Three months later, Zaragoza is floored by how “powerful and cutting” that moment was and is for her. “What makes it [that way] is the fact that me and Lizzie were so comfortable talking. We felt we had such a safe space,” she says. “To see it all in writing was like whoa. I’d never experienced this. We do experience these things, and we never talk about them. It was almost out of my comfort zone in the best way possible. I feel like I need to be talking candidly about this more and more.”

2020 also saw the performer writing music for a documentary called Gather, an intersection of indigenous wisdom and food. Director Sanjay Rawal (who previously helmed 2014 agricultural labor doc Food Chains) approached Zaragoza early 2018, and she quickly started studying transcripts to get a complete understanding of the project. “It was really powerful,” she reflects. “A lot of times in American culture, we have a lack of respect for the food we eat. We process it like crazy and are [always] looking for the cheapest way. This film is so much about this slow, meaningful way of harvesting, making, and consuming food. It’s really beautiful.”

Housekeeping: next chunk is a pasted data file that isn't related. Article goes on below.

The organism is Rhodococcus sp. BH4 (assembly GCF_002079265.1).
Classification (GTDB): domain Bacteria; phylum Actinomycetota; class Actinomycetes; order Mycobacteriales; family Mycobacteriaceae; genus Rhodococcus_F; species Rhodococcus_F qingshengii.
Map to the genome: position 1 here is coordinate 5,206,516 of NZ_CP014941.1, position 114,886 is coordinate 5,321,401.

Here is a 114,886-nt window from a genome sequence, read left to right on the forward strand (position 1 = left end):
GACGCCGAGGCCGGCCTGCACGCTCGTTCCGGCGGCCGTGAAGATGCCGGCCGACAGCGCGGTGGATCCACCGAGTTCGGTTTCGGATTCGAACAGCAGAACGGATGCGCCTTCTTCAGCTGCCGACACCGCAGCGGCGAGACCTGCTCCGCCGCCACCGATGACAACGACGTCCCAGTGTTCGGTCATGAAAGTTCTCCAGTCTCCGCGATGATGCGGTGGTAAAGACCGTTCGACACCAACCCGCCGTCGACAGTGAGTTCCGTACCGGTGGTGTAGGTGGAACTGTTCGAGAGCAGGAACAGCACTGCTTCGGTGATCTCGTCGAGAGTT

For her part, she co-wrote a song called “Mother, We’ll Meet Again” with Ben Wylen and performs the moving number for the film’s credits. “[The song] is about food and my own experience of being a member of modern day society and learning how to return home,” she explains. “That’s how I feel as someone with indigenous ancestry ─ learning about what it means and returning home, whether that’s physically, mentally, or emotionally. Food is one of those ways of reminding ourselves what home is. We’re human beings. It’s us and Mother Earth.”

Zaragoza absolutely beams when talking about her work. Now, as she closes a chapter, she looks forward to a year full of promise, personally and professionally. She eyes a possible children’s book, honing her producing skills for her own music, and continuing her role as a composer for Netflix’s forthcoming Spirit Rangers, an all-Native fantasy/adventure animated series.

“I write songs for the characters. There’s a song in every single episode. There are so many characters, so I’m writing songs for so many voices and circumstances. It’s spectacular,” she says.

The show is greatly inspired by Indigenous stories with a “modern day twist,” she teases. “I’ve never composed for television before. I haven’t had a boss in music ever, really. I’ve always done things independently, so I have someone to answer to and I have deadlines. I have notes. It’s definitely a different pace for an indie artist.”